With Momondo, the “multi-city” option is even easier to see right from the start.
Right next to the “One-way” and “Round-trip” options above the fields for airport codes is a “Multi-city” option. Click on that and, again, you’ll get another line in which to add more airports.
And, like Google Flights, Momondo lets you add even more stops with the “Add” link below the itinerary.
If an open jaw isn’t required, but you’re willing to do it to save money, there’s a slightly different approach. Here, when inputting your departure or destination cities, use the city code to search all area airports instead of specific ones (e.g. use CHI to search all Chicago area airports, not just ORD).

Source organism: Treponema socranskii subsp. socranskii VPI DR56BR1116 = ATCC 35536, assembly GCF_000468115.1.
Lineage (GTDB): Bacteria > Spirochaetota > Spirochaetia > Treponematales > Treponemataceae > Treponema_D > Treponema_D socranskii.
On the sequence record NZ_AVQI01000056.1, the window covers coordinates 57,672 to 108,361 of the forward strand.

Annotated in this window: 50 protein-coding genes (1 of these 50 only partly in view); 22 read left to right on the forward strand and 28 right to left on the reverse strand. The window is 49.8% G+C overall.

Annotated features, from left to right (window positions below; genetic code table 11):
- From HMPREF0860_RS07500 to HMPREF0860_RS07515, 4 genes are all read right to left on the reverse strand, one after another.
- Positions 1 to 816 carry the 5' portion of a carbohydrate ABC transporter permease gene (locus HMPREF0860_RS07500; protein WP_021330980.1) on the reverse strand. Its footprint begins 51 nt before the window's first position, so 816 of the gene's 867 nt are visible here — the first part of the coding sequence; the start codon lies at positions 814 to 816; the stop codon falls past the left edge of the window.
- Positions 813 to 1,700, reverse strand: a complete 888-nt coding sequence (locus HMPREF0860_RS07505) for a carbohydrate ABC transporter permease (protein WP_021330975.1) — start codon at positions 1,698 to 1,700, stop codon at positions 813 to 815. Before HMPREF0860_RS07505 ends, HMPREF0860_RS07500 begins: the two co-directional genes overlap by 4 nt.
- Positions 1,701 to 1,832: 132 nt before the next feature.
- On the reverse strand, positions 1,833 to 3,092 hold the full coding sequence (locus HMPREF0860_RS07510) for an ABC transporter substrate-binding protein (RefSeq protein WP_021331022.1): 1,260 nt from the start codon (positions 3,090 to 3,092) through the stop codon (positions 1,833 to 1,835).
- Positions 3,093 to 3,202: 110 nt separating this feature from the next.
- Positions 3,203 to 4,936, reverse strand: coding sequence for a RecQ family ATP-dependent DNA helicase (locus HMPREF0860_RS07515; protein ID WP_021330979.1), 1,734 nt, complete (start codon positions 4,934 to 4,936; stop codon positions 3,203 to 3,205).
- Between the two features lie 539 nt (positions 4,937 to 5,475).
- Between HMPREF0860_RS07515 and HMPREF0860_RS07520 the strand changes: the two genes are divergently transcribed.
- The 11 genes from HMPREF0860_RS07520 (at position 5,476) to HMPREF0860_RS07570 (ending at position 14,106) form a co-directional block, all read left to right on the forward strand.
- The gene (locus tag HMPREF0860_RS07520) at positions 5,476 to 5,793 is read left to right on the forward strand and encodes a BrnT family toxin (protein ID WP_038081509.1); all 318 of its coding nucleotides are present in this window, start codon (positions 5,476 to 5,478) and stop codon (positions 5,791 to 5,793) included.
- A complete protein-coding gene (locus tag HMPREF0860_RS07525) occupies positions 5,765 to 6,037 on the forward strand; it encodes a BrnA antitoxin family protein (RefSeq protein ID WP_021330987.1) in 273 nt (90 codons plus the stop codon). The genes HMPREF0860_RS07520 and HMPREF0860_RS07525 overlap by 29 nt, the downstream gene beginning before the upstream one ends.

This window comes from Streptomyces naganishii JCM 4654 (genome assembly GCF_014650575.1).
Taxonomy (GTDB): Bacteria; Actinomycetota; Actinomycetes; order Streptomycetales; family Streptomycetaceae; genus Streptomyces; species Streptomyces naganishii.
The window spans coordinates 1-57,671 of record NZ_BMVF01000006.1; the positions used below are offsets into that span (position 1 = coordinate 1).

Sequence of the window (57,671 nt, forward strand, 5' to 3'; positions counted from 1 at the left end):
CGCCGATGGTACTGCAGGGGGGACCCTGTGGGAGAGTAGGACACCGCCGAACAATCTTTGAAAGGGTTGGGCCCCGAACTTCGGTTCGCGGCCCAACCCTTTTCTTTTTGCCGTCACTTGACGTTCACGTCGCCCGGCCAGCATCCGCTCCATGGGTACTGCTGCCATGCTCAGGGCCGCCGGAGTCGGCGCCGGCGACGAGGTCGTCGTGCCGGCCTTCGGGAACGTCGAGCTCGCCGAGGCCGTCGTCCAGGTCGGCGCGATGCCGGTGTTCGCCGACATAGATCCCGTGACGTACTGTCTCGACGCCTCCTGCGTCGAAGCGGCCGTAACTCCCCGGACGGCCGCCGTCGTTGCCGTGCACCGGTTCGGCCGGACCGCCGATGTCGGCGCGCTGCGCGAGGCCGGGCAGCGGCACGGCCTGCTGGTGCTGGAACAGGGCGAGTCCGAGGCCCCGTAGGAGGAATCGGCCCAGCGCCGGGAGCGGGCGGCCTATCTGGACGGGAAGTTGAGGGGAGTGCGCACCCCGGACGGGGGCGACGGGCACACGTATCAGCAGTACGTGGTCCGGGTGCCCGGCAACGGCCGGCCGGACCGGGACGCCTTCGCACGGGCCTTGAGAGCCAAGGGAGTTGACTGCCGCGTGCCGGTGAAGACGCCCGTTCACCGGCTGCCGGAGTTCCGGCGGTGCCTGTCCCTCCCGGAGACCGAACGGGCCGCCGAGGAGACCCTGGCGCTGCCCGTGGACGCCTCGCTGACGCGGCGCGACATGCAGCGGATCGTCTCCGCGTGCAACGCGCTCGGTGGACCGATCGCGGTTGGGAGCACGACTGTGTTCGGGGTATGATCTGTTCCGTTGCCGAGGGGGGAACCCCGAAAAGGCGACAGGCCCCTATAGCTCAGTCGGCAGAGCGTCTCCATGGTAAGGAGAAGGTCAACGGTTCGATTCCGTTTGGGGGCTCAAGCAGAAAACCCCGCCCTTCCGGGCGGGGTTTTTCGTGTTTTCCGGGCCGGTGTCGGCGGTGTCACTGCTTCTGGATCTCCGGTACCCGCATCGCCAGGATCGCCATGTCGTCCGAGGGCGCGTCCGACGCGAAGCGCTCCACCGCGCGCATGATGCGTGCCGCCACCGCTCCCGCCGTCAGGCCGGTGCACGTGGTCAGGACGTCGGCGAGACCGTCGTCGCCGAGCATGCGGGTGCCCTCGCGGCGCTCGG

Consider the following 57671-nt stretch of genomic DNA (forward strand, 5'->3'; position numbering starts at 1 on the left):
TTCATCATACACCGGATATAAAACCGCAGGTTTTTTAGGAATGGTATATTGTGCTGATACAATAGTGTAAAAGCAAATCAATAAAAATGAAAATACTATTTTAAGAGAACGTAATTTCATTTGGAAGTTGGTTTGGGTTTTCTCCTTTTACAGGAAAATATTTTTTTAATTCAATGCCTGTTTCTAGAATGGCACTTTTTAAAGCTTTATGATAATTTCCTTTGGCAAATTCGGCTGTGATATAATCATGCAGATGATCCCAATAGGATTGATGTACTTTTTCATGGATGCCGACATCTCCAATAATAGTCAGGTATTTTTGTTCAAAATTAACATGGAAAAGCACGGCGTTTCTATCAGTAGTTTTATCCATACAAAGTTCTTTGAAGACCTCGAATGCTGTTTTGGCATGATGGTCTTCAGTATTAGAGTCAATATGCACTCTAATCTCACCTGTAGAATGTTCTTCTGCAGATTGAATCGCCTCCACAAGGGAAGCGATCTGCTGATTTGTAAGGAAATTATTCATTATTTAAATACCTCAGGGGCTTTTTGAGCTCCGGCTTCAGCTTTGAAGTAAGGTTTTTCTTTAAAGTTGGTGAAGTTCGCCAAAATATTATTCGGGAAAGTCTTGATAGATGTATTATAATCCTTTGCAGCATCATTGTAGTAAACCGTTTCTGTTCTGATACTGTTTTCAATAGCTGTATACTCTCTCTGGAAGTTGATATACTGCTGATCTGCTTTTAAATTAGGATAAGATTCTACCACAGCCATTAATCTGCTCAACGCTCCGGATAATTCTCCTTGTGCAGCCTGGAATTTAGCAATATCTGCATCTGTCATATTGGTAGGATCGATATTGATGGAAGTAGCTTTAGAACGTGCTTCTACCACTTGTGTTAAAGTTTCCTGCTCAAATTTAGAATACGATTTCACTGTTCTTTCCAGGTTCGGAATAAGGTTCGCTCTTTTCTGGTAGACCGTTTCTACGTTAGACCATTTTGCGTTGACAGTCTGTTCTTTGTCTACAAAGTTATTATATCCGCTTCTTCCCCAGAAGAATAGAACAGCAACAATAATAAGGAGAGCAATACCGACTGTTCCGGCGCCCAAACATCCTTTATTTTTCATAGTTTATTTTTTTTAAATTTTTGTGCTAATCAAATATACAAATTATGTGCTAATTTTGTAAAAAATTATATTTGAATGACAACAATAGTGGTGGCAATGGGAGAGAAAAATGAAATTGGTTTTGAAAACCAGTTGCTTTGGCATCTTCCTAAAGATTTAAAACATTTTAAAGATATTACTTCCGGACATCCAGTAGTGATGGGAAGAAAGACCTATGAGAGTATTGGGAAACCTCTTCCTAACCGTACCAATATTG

On Momondo you can simply check the box that says “Nearby Airports.” Or, if there are specific airports you’re willing to consider, head to Google Flights, which allows you to input up to seven city or airport codes. So if, for example, you live in Northern California but you're willing to drive for a great deal, you could input San Francisco, Oakland, San Jose, and Sacramento and search for flights from all four airports.
While you might expect open jaw tickets to cost more than simple roundtrip tickets, they’re usually comparable in price, which means when we send out a deal like “Europe in the $200s/$300s from all over the US” there’s a good chance you could find your perfect open jaw itinerary for a similar price.
Not only that, open jaw flights save you the expense of ground transport—like those train tickets from Rome back to Venice—to get back to the original airport.
The bottom line is that with limited vacation days, travel funds, or both, an airline ticket that helps you reclaim your time and cash is always worth checking out.